1. None of us are burger experts by any measure. Just broke, hungry magazine staffers taking the bait on a PR promotion. 2. The Benjamin Steakhouse is handicapped by a theoretical four-point spread. It’s their burger, and PR flacks are ruthless in their efforts for their clients (we did not, however, bite into any of the competitors’ burgers to find glass). But we just assumed it would be the most well presented, the most precisely cooked, and possibly, the warmest. For it to win, it would have to succeed these factors. 3. We can’t judge it on “Best Burger” — because we’re not eating these burgers the way God/line cooks meant for them to be eaten, i.e. in the restaurant — so we’re judging it as “Best Burger We Got Delivered to Us by the Benjamin Steakhouse PR People.” Or simply: “Best Burger You Could Get Delivered To Your Office.” 4. If your company ever wants to give us anything for free, hit us up. We’re shameless.

And off we went.

BLT Burger ($17) – Our first burger sampled. Came with a pile of soggy, stringy fries that Senior Editor Nick Haramis thoroughly enjoyed, but the rest of us thought were mediocre at best. That didn’t stop us from eating them. It also came with this strange hunk of hard-crusted, hollow, fluffy, flaky bread that we all really enjoyed — a strange if not bizarre touch. Comptroller Joe Friedman noted that the bun was “lookin’ serious,” and indeed it was: a sesame-seed topped starch, fluffy enough to sleep on (assuming you had 20 of them, and don’t mind haircrumbs). Assistant Editor Cayte Grieve noted that she liked the “smokey, grilled flavor.” I thought it was a little dry, but also thoroughly enjoyed the flavor. Account Executive (but notably: “not a suit”) Brian Kantor used the words “thick and beefy” to describe his experience with the BLT Burger. “But the fries: suck,” he added.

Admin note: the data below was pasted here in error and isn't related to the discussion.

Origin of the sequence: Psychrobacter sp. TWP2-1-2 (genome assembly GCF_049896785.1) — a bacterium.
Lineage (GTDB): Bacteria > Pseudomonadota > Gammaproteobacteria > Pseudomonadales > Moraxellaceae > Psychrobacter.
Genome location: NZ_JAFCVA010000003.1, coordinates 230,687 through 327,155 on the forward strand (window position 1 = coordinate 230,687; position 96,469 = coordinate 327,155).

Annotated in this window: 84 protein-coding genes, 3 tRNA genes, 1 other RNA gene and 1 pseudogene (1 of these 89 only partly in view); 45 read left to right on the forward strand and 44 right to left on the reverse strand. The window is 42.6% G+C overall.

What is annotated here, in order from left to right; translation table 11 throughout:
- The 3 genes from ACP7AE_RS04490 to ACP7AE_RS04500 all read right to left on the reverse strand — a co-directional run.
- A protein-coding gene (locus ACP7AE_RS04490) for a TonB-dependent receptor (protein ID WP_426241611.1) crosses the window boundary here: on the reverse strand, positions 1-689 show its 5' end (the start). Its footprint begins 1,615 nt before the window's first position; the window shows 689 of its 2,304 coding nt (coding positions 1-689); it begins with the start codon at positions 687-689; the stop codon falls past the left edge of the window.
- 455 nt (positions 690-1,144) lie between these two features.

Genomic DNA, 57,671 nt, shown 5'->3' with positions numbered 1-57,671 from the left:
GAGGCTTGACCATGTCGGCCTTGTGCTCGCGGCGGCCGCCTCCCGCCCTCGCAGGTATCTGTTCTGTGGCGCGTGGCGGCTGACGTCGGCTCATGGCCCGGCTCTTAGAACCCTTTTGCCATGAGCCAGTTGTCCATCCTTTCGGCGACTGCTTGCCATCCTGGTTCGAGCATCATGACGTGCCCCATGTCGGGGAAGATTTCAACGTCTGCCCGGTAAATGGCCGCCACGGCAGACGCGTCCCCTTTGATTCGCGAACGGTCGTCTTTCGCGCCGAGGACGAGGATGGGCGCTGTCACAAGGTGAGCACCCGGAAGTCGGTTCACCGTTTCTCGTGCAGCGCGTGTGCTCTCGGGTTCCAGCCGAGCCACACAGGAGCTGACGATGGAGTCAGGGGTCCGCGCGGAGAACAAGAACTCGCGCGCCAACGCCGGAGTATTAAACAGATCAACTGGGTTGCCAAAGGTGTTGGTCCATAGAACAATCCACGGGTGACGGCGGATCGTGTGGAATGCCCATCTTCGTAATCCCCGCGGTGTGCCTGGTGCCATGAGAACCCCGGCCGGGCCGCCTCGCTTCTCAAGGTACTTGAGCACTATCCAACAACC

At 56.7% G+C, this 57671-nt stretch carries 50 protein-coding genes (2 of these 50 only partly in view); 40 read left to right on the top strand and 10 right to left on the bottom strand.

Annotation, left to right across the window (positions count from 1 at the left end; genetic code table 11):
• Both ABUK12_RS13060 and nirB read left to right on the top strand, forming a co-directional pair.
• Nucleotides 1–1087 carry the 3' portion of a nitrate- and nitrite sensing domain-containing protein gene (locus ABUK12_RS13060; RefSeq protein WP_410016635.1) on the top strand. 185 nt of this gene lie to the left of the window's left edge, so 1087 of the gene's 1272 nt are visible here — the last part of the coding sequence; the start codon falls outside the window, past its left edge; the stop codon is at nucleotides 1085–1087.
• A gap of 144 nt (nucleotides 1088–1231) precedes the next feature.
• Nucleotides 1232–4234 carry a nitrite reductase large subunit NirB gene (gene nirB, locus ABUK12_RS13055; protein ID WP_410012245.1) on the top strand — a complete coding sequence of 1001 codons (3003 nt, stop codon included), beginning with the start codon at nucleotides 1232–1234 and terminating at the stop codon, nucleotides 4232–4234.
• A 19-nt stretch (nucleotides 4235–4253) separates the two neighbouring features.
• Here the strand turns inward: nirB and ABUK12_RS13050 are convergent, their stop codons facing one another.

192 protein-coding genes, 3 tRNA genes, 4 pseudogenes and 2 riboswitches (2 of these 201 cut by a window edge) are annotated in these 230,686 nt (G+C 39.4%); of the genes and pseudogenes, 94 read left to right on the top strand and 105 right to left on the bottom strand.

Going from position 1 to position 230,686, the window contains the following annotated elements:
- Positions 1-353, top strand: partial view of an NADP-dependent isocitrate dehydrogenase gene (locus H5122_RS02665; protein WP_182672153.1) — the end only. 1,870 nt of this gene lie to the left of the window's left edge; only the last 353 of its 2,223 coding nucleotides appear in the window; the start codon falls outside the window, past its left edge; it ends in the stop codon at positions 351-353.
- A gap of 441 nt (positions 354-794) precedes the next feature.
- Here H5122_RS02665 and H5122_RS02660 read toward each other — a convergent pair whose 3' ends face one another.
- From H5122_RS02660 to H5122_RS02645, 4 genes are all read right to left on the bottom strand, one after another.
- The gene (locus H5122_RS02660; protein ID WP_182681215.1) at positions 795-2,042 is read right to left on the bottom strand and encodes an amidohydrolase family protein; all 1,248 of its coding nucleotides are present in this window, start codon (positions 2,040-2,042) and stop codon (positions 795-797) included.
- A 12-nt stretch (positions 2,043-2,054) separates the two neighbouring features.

image Assistant Editor Cayte Grieve. Doin’ it for journalism.

JG Melon ($9) – Imported all the way from the Upper East Side to our offices, this burger definitely traveled the furthest. Maybe that’s why it tasted like ass. “Charred,” Assistant Editor Ben Barna noted. “It tastes … not burnt? No. Not so great.” Kantor had the same reaction: “Meat’s flavorless. This needs to be drowned in condiments. Also, did they use an old McDonald’s bun? Jesus.” To me, the JG Melon burger tasted like most of the Upper East Side feels to me: classic, old, at one time really rich, but now, mostly lacking in taste. Sans fries.

Burger Joint ($6.50) – I always thought the novelty of this burger — its only strength — was going behind the giant, Oz-like curtain covering the place at the Parker Meridian to order it from a relatively rude, take-no-shit staff. I was right. Ms. Grieve? “It takes like it’s been frozen at one point. This meat can’t be fresh.” Ben Barna: “Tastes just like the second one.” Also ordered without fries, but I can attest their fries are really good hot. Don’t hold up to being cold, probably.